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Cubs Fire Manager Riggleman

Chicago Cubs manager Jim Riggleman was fired today after a season in which his team went from 90-game winners to last in the division despite 63 homers from Sammy Sosa.

The dismissal came one day after the Cubs finished their season with a 67-95 record, the second worst in the National League and the team's worst since 1980, not counting the strike years of 1994 and 1981.

"It came down to wins, winning games, and I did not win games," Riggleman said. "This is the result of being accountable for wins and losses."

Riggleman managed Chicago for five seasons after two years managing the San Diego Padres. He had one year remaining on a contract that was extended through the 2000 season last November.

Cubs general manager Ed Lynch said he decided to fire Riggleman more than a week ago.

"I felt it was something we needed to do," Lynch said.

"Sometimes a change is necessary to change the perception or attitude or direction of a club," he added. "I deserve a lot of the blame for what has happened here, and I accept that."

The Cubs plan to offer Riggleman another job in the organization but did not elaborate. Riggleman said he would consider it but hopes to manage again.

"I'd love to manage," he said. "If a good opportunity comes up, I would jump at it. I had a good opportunity here, and it didn't work out."

The team also fired four coaches and said Chicago Cubs great Billy Williams, the dugout coach, will be considered for the manager's job.

Riggleman had a 374-419 record with the Cubs, including two 90-game losers and one 90-game winner in the last three seasons.

Behind the power of Sosa, Chicago won the NL wild card in a playoff last season, prompting the Cubs to extend Riggleman's contract.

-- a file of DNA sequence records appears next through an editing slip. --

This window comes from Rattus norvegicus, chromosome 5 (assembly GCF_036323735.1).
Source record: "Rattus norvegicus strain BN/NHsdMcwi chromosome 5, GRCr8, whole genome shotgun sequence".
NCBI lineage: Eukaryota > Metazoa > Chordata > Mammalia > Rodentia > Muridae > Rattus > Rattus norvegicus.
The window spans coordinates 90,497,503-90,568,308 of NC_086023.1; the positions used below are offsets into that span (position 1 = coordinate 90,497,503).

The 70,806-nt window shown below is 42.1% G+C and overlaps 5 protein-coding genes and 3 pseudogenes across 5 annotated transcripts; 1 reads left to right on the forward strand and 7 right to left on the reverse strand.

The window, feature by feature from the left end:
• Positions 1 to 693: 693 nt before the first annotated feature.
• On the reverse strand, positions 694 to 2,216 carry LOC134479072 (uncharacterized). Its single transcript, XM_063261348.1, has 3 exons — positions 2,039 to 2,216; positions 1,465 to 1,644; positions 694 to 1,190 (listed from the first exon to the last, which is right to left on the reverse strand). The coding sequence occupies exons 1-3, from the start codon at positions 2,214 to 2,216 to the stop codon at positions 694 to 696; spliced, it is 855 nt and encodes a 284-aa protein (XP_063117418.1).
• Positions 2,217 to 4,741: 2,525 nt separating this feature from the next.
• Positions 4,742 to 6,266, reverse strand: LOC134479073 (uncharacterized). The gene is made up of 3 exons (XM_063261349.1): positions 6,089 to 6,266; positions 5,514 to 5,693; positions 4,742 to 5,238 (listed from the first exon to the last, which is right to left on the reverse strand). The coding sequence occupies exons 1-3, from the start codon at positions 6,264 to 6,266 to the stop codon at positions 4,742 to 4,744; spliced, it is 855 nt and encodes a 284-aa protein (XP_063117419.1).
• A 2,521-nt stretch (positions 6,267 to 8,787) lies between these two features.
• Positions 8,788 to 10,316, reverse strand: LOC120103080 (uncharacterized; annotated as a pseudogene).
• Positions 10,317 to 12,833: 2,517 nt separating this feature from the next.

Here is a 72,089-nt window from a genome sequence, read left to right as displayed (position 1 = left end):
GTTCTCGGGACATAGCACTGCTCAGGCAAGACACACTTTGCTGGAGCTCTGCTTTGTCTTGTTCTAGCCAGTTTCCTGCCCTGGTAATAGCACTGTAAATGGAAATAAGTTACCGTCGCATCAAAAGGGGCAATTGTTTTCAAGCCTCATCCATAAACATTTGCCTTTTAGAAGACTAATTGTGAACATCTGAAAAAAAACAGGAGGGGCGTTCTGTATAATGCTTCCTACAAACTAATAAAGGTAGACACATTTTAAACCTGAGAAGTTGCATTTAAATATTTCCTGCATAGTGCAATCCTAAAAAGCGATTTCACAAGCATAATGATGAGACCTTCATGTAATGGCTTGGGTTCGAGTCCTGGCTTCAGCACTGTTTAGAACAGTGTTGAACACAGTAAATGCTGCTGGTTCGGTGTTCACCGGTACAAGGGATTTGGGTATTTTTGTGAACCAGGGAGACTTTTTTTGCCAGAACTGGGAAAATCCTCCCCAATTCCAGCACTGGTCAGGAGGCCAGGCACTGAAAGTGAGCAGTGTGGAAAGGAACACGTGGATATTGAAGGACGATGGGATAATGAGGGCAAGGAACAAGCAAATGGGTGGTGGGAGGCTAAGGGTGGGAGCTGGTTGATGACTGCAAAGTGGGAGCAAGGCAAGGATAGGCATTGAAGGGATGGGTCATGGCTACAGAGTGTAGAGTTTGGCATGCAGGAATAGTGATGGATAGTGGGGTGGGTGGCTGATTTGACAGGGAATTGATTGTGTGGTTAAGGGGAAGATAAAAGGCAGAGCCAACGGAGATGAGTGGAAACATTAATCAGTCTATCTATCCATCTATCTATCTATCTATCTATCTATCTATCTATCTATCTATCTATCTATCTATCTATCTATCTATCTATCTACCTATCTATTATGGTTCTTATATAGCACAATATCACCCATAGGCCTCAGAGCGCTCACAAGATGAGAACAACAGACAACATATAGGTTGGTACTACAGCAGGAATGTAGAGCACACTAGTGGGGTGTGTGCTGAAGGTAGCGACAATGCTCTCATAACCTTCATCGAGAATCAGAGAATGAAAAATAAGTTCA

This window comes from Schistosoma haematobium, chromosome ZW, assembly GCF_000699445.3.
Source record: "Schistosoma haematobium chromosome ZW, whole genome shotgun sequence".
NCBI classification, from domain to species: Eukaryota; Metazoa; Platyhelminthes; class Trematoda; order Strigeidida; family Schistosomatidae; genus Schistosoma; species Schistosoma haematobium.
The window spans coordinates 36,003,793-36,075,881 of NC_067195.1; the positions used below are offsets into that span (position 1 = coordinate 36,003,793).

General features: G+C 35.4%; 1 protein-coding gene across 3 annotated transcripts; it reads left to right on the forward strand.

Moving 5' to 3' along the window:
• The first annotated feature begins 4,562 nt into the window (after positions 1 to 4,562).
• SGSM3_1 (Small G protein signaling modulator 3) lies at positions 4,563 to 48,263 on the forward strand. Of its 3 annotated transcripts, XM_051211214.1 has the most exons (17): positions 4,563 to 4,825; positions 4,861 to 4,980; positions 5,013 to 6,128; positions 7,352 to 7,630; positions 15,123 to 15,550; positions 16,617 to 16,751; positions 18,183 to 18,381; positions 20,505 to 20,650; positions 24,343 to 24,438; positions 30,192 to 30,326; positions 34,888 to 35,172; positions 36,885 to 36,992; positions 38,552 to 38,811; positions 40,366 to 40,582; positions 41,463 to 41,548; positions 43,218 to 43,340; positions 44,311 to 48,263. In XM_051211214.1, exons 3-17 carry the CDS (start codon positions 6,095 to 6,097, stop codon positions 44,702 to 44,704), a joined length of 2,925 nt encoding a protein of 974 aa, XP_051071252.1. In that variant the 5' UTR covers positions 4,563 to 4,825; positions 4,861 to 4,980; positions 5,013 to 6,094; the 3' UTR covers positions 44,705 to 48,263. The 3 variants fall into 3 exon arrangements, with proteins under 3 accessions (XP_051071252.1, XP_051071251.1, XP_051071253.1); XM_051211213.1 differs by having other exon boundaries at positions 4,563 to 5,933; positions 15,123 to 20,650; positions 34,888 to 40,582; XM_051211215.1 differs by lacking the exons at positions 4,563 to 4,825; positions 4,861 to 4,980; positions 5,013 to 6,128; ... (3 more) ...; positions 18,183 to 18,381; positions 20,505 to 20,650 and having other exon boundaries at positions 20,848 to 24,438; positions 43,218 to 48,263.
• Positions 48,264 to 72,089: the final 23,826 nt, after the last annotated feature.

But a starting rotation that was also a big part of the success a year ago fell apart. Rookie of the Year Kerry Wood blew out his elbow in spring training; 15-game winner Steve Trachsel became an 18-game loser in 1999; and staff ace Kevin Tapani, who won 19 games a year ago, was hit by injuries, finishing the season on the disabled list with a 6-12 record.

And veteran players who helped the Cubs to the playoffs 1998 couldn't match their performances of a season ago, namely Lance Johnson, Mickey Morandii and Gary Gaetti.

The Cubs, who won only 26 games after the July All-Star break, plummeted after being nine games over .500 in early June, and Riggleman could do little to help.

Speculation began to build on whether Riggleman would last the season. General manager Ed Lynch finally said in August that their 46-year-old manager would be evaluated after the season. And the Cubs wasted little time.

Some players, including star first baseman Mark Grace, came out in support of Riggleman as did several managers, Tony La Russa of St. Louis and Jerry Manuel of the White Sox.

Riggleman admitted the season had damaged the spirit of his team and changes would be forthcoming, maybe including him.

"As I've said many times before, it's not the cure for cancer, the way to world peace," Riggleman said. "There are a lot of tough things going on in the world, and whether the manager comes back is pretty low on the list of priorities."

Also fired today were pitching coach Marty DeMerritt, third-base coach Tom Gamboa and first-base coach Dan Radison, although the Cubs said they would be considered for positions after a new manager is hired. Bullpen coach Dave Bialas also was fired but will be offered another position. Hitting coach Jeff Pentland will be retained.

Riggleman was characterized as mild-mannered but fair, a manager who would stand up to his players if needed, as he did in the 1997 season finale in St. Louis when he confronted Sosa in the dugout for what he thought was selfish play.

That was before Sosa went on to become one of the great home run hitters in baseball history the past two seasons with 66 and 63 homers. The two patched up their differences.

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